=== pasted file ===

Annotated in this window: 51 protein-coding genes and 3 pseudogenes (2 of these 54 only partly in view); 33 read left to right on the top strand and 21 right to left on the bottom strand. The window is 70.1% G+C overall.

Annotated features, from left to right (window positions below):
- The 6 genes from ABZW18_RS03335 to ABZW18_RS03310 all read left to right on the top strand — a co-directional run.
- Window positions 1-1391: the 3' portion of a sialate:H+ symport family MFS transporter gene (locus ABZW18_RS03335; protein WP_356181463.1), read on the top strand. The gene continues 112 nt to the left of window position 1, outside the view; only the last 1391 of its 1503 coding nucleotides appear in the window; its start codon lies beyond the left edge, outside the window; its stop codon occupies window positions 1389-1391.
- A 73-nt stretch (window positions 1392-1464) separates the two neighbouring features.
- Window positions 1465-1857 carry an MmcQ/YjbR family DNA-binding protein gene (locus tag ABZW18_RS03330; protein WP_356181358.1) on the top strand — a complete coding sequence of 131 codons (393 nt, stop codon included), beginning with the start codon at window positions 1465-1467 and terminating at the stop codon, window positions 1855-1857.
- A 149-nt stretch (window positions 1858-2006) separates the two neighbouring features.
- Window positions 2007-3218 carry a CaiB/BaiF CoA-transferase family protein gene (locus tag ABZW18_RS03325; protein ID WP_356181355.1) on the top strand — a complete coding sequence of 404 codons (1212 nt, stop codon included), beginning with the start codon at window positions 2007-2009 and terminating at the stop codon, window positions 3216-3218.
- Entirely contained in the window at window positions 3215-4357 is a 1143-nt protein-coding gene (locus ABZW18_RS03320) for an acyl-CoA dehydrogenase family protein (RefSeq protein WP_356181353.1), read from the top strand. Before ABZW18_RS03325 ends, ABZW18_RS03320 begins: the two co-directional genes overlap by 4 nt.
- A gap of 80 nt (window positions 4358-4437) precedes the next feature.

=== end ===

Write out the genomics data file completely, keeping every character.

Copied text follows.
Annotated in this window: 51 protein-coding genes and 3 pseudogenes (2 of these 54 only partly in view); 33 read left to right on the top strand and 21 right to left on the bottom strand. The window is 70.1% G+C overall.

Annotated features, from left to right (window positions below):
- The 6 genes from ABZW18_RS03335 to ABZW18_RS03310 all read left to right on the top strand — a co-directional run.
- Window positions 1-1391: the 3' portion of a sialate:H+ symport family MFS transporter gene (locus ABZW18_RS03335; protein WP_356181463.1), read on the top strand. The gene continues 112 nt to the left of window position 1, outside the view; only the last 1391 of its 1503 coding nucleotides appear in the window; its start codon lies beyond the left edge, outside the window; its stop codon occupies window positions 1389-1391.
- A 73-nt stretch (window positions 1392-1464) separates the two neighbouring features.
- Window positions 1465-1857 carry an MmcQ/YjbR family DNA-binding protein gene (locus tag ABZW18_RS03330; protein WP_356181358.1) on the top strand — a complete coding sequence of 131 codons (393 nt, stop codon included), beginning with the start codon at window positions 1465-1467 and terminating at the stop codon, window positions 1855-1857.
- A 149-nt stretch (window positions 1858-2006) separates the two neighbouring features.
- Window positions 2007-3218 carry a CaiB/BaiF CoA-transferase family protein gene (locus tag ABZW18_RS03325; protein ID WP_356181355.1) on the top strand — a complete coding sequence of 404 codons (1212 nt, stop codon included), beginning with the start codon at window positions 2007-2009 and terminating at the stop codon, window positions 3216-3218.
- Entirely contained in the window at window positions 3215-4357 is a 1143-nt protein-coding gene (locus ABZW18_RS03320) for an acyl-CoA dehydrogenase family protein (RefSeq protein WP_356181353.1), read from the top strand. Before ABZW18_RS03325 ends, ABZW18_RS03320 begins: the two co-directional genes overlap by 4 nt.
- A gap of 80 nt (window positions 4358-4437) precedes the next feature.